The Convention on International Trade in Endangered Species of Wild Fauna and Flora (CITES) is an international agreement supported by 180 governments. Its aim is to ensure that international trade in wild animals and plants does not threaten the survival of endangered species.
But is it doing the job?
In 2000 the CITES Secretariat announced that the parties to the convention were no longer required to send export and import permits for wildlife trade to its Geneva headquarters for inspection. Member countries were required only to report their annual trade data.
However, such reports are generally two to three years old before they are published on the CITES trade database. The information does not include important information which would help with enforcement of the convention, or with investigations of any infringements.
Below is an example of the CITES trade database statistics, which are invariably out of date by the time they are published. This example shows both chimpanzees and gorillas being shipped to China from Guinea.
The Dirtiest of Conventions
A year ago, while producing a documentary for ZDF television in Germany, we interviewed the head of the CITES management authority of Guinea on the very widespread illegal trade in all kinds of wildlife from that African country, especially involving apes which are given the highest level of protection afforded by the convention. He stated for the record:
“CITES c’est la plus sale des conventions en ce qui concerne la falsification the la fraude”. Translation: CITES is the dirtiest of the conventions when it comes to the falsification of permits and fraud.
In the case of Guinea, a major issue was the illegal shipment of over 130 chimpanzee babies to China. (This Guardian newspaper article reported 130 chimps being smuggled to China over three years.)
Most of these babies were provided by capture teams specifically sent to abduct young chimpanzees from the wild. It is a form of harvesting which typically requires the slaughter of a number of adults before a youngster can be seized. Much of the time the shotguns used to kill the mothers also end up killing the babies clinging to them, so there is a lot of collateral killing before a live baby can be seized.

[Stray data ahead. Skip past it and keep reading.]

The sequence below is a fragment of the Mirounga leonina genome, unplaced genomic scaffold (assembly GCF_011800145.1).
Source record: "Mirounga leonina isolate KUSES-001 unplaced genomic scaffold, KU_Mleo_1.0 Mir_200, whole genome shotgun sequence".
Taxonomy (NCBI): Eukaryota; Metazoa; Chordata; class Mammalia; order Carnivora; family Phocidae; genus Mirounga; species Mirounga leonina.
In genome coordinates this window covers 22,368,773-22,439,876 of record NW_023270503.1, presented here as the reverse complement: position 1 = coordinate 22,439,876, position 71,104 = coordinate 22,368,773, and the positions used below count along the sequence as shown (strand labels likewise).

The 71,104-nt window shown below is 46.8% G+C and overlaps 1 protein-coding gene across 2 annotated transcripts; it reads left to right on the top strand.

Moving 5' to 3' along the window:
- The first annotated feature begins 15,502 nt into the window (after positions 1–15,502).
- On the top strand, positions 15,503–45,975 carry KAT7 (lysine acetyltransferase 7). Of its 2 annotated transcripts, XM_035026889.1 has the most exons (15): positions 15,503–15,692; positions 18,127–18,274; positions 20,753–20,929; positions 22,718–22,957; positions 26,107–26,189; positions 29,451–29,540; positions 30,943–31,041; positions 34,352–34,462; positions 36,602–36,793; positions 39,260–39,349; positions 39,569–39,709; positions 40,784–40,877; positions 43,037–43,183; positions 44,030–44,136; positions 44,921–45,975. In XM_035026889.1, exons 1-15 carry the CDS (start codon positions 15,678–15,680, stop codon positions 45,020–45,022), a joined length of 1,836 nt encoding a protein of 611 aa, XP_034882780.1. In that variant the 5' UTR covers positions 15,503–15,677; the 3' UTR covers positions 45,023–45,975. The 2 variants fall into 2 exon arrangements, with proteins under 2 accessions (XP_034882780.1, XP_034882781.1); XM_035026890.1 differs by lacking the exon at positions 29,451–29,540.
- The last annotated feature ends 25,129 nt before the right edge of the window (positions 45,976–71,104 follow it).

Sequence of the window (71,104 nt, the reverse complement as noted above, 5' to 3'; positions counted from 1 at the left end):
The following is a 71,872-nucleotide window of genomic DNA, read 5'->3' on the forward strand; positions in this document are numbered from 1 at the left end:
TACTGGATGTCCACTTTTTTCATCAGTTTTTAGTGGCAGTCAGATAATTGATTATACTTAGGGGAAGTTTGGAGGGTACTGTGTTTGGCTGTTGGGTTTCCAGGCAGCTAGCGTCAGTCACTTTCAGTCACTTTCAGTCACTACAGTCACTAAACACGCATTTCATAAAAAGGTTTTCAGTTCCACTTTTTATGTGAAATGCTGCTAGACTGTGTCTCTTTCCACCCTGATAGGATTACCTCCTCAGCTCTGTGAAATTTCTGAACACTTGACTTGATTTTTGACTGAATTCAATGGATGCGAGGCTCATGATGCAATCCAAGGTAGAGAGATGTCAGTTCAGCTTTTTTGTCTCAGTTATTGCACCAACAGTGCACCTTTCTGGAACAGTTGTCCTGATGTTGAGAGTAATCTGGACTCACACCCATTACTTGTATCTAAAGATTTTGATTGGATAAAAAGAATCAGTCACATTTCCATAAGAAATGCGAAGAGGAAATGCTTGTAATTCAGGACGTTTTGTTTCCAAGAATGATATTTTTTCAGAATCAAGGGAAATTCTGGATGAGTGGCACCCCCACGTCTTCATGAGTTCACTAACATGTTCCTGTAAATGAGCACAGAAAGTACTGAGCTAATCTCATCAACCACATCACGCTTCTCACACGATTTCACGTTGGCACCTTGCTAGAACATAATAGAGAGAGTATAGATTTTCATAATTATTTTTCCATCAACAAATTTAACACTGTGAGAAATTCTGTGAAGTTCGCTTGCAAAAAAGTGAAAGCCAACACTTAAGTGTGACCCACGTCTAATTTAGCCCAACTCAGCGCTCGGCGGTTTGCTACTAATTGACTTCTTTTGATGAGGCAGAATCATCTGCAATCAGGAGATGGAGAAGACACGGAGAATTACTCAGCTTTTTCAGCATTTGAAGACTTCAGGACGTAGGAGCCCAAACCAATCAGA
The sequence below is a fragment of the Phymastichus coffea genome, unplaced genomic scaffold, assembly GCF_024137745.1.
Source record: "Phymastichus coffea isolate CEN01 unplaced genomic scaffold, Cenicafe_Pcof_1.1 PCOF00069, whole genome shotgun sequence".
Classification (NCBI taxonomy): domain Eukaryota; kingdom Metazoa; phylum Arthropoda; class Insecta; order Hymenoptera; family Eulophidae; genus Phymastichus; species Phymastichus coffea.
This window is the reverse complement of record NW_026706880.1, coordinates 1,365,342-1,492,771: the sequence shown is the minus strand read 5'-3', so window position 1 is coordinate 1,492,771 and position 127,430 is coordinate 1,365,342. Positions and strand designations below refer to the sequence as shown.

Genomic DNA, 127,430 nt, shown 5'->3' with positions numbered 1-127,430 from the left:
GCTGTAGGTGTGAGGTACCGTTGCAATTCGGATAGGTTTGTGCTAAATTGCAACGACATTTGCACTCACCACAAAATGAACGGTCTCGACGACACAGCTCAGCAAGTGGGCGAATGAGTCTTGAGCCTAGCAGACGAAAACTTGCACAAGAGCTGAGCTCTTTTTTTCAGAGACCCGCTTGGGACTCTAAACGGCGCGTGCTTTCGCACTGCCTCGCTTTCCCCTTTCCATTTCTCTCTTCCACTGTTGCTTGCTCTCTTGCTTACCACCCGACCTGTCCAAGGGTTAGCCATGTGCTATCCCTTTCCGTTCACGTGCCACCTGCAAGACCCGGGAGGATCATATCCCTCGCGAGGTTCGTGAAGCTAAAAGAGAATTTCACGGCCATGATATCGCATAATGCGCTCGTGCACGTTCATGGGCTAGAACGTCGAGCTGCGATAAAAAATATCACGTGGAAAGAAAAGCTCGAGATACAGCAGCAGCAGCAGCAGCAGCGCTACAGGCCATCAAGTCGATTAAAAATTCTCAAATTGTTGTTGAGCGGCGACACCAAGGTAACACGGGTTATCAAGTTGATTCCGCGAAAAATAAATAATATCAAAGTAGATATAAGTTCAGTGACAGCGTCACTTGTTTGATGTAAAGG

Export from Guinea of babies caught in this manner started with 2 chimps in 2007. This climbed to 8 in 2008, 29 in 2009, and then in 2010 the flood gates opened with 61 infants captured for export.
On the buyers side of this trade, official import data reported to CITES by China in 2011 listed 5 chimps from Guinea’s neighbor Sierra Leone. (http://www.cites.org/eng/resources/trade.shtml)
There are strong suggestions that more chimps were imported in this way in 2013, including possibly to a zoo in Shanghai:
All of these apes were exported under the pretense that they were born in captivity – which meant they could be traded legally in terms of CITES – but not one of these animals was conceived in any kind of captive setting.
China apparently issued import permits for these shipments using the CITES category for captive-bred (C), which is where the fraud started.
This brings us back to the above reference concerning import and export permits no longer needing to be sent to Geneva for scrutiny by CITES. If these permits had been sent to Geneva as was required prior to the 2000 directive, the scam would have been stopped in its tracks before the first export, somebody at the Secretariat would, hopefully, have been obliged to tell China and Guinea that there are no CITES-approved captive breeding facilities in Guinea for any apes or any other CITES-listed wildlife, and as such these transactions were all illegal.